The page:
Jeanne Brunner talks trade books and the nature of science

By Rachel Walman

(Collegian File Photo)

On Tuesday afternoon, Feb. 21, in Hasbrouck 138, a small group of 10 listened as Jeanne Brunner, an assistant professor in the department of teacher education and curriculum studies, presented her research of examining the impact of using modified science trade books, coupled with teachers’ guides to aid them in relaying the nature of science to their students.

The nature of science, Brunner explained, is how and why scientists do what they do. Teaching science to young children is not especially easy, and teaching the nature of science has proved to be even more of a challenge. At a young age, it is vital children understand not only various aspects of science itself but also the fundamentals, the “hows and whys” of science, according to Brunner. In her study, Brunner focused on the ways in which the young students grasped the empirical, creative and inferential factors in the enterprise of science.

“In this study, I look at how teachers use trade books that were modified to address the nature of science, with a teacher’s guide that focuses on the nature of science, and how that book impacted teachers’ and students’ views on the nature of science, and what the teachers actually did when they read these books aloud,” Brunner said to the group. She went on to say that these trade books are not textbooks; they include pictures, shorter texts and less complicated dialogue. Unfortunately they do not necessarily contain adequate references to the nature of science. This is where she stepped in directly.

Using three trade books, including “I, Galileo,” by Bonnie Christensen, “Galaxies, Galaxies!” by Gail Gibbons, and “Come See the Earth Turn!” by Lori Mortensen, Brunner established three levels for the teaching materials she would hand out. Each book was categorized as “unmodified,” “modified” or “modified with teacher’s guide.” Designed by Brunner, the “unmodified” book came as how it was initially published. The “modified” came with different, clearer wording and occasional questions for the teachers to pose to their class, and the “modified with teacher’s guide” came with what Brunner deemed “an educative teacher’s guide.”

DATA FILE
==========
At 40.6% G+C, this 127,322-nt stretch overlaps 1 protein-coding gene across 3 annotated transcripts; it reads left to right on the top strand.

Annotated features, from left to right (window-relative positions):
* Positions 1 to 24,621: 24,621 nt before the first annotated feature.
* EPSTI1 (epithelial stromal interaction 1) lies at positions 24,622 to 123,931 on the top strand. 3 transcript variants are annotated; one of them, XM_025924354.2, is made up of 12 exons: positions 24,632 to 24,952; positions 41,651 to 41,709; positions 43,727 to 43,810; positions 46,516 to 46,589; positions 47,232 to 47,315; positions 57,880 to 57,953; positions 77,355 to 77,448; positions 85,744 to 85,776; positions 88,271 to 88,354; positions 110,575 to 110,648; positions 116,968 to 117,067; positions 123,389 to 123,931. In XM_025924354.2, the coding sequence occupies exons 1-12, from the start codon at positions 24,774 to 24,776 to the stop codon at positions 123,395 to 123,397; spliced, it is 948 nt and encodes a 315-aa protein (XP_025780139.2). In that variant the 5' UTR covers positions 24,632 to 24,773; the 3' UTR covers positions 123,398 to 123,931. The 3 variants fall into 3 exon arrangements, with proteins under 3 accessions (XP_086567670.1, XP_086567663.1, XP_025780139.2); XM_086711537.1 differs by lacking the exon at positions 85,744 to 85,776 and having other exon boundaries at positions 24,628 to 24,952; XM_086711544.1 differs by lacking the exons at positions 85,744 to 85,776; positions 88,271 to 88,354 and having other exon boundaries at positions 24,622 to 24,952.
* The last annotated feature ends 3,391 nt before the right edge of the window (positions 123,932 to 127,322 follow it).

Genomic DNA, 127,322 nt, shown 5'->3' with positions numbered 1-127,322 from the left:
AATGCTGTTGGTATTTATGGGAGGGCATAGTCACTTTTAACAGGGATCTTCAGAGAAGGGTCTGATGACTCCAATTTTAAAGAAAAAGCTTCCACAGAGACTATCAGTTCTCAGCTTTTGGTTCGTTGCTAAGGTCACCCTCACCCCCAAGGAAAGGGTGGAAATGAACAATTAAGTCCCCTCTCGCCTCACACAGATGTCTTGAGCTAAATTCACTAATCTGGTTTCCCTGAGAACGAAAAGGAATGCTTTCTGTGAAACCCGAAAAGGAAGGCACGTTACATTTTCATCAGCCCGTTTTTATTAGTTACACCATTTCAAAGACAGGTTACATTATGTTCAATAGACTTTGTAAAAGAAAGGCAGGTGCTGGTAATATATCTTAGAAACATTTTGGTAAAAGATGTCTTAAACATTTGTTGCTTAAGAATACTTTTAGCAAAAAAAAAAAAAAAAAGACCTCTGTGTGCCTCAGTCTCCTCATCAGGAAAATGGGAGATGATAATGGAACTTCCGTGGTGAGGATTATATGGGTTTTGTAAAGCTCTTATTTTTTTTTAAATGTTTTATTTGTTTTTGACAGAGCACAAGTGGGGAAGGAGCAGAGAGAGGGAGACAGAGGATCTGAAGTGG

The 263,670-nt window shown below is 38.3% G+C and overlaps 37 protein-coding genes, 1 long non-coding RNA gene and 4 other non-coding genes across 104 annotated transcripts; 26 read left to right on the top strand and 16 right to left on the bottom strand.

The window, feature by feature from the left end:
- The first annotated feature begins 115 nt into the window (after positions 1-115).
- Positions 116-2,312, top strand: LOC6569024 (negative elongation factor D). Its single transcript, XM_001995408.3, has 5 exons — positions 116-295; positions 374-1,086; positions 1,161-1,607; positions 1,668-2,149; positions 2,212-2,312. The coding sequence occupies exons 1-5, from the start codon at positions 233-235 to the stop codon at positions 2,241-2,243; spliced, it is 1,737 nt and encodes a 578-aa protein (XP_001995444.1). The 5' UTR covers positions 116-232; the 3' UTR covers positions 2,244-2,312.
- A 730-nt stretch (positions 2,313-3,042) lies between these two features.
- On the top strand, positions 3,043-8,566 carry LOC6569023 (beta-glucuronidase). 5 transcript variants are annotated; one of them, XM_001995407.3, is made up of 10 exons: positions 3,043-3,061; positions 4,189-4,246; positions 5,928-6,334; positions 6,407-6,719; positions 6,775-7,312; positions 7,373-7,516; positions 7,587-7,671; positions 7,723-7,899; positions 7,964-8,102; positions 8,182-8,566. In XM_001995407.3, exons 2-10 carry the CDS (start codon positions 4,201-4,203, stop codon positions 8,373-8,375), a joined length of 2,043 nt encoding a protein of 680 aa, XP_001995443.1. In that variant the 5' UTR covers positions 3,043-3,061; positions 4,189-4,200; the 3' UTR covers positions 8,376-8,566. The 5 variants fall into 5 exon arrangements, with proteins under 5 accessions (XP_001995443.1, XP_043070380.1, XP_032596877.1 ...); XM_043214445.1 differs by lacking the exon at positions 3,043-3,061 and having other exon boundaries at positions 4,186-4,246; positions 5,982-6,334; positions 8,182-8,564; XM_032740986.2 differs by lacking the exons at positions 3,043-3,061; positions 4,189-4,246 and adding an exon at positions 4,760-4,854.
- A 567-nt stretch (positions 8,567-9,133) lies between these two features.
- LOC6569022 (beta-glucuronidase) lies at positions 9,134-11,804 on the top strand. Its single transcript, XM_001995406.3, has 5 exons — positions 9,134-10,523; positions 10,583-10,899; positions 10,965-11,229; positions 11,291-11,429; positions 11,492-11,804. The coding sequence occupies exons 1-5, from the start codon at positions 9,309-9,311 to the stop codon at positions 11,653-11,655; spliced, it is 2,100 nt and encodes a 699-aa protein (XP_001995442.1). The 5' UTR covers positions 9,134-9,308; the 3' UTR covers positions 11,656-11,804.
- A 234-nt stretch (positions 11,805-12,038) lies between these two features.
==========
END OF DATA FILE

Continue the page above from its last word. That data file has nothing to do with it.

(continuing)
“This one had specific features that helped instruct the teachers the nature of science content,” she added.

With eight different teachers in her study, Brunner examined the ways in which they became more comfortable with teaching science to their students and to what extent the students absorbed the information being taught in this new way.

Brunner discovered that the most effective version of her redesigned trade books was the “modified with teacher’s guide,” which demonstrated that with the extra help, the teachers felt more comfortable and encouraged to ask more profound questions of their students. Conducting questionnaires and interviews with three children in each of the eight teacher’s classes, Brunner also found that at least one child was greatly and positively impacted by the enhanced readings and discussions.

“The materials are rather minimal and cheap to produce,” Brunner said brightly. “In the future, I’m going to see what happens when we take these modified teachers books and put them in a broader unit to see when we do more inquiry science.” She is hopeful that in the future, teachers can take all science books – not just the modified trade ones – and notice where they can insert references, questions and adjustments independently.

Rachel Walman can be reached at [email protected].